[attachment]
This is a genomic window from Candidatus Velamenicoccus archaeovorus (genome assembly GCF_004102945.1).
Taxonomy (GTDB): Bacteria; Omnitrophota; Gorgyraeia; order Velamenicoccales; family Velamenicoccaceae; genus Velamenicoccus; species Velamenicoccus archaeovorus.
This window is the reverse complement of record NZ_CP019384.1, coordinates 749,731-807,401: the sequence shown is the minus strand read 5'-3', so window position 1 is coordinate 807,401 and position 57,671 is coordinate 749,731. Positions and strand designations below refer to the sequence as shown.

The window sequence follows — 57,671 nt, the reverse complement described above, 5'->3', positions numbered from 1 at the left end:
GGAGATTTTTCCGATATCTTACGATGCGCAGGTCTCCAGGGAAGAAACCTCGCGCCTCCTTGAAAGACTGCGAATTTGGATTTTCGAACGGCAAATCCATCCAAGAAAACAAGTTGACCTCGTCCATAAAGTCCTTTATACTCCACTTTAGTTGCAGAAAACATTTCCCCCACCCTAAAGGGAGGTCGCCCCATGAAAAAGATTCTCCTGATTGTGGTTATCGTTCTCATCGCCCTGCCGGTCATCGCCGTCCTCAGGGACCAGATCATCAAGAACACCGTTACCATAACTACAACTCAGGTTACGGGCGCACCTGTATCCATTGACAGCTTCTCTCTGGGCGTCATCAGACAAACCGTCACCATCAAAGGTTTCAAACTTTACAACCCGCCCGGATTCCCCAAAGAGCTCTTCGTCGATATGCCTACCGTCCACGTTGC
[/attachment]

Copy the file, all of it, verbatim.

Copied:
This is a genomic window from Candidatus Velamenicoccus archaeovorus (genome assembly GCF_004102945.1).
Taxonomy (GTDB): Bacteria; Omnitrophota; Gorgyraeia; order Velamenicoccales; family Velamenicoccaceae; genus Velamenicoccus; species Velamenicoccus archaeovorus.
This window is the reverse complement of record NZ_CP019384.1, coordinates 749,731-807,401: the sequence shown is the minus strand read 5'-3', so window position 1 is coordinate 807,401 and position 57,671 is coordinate 749,731. Positions and strand designations below refer to the sequence as shown.

The window sequence follows — 57,671 nt, the reverse complement described above, 5'->3', positions numbered from 1 at the left end:
GGAGATTTTTCCGATATCTTACGATGCGCAGGTCTCCAGGGAAGAAACCTCGCGCCTCCTTGAAAGACTGCGAATTTGGATTTTCGAACGGCAAATCCATCCAAGAAAACAAGTTGACCTCGTCCATAAAGTCCTTTATACTCCACTTTAGTTGCAGAAAACATTTCCCCCACCCTAAAGGGAGGTCGCCCCATGAAAAAGATTCTCCTGATTGTGGTTATCGTTCTCATCGCCCTGCCGGTCATCGCCGTCCTCAGGGACCAGATCATCAAGAACACCGTTACCATAACTACAACTCAGGTTACGGGCGCACCTGTATCCATTGACAGCTTCTCTCTGGGCGTCATCAGACAAACCGTCACCATCAAAGGTTTCAAACTTTACAACCCGCCCGGATTCCCCAAAGAGCTCTTCGTCGATATGCCTACCGTCCACGTTGC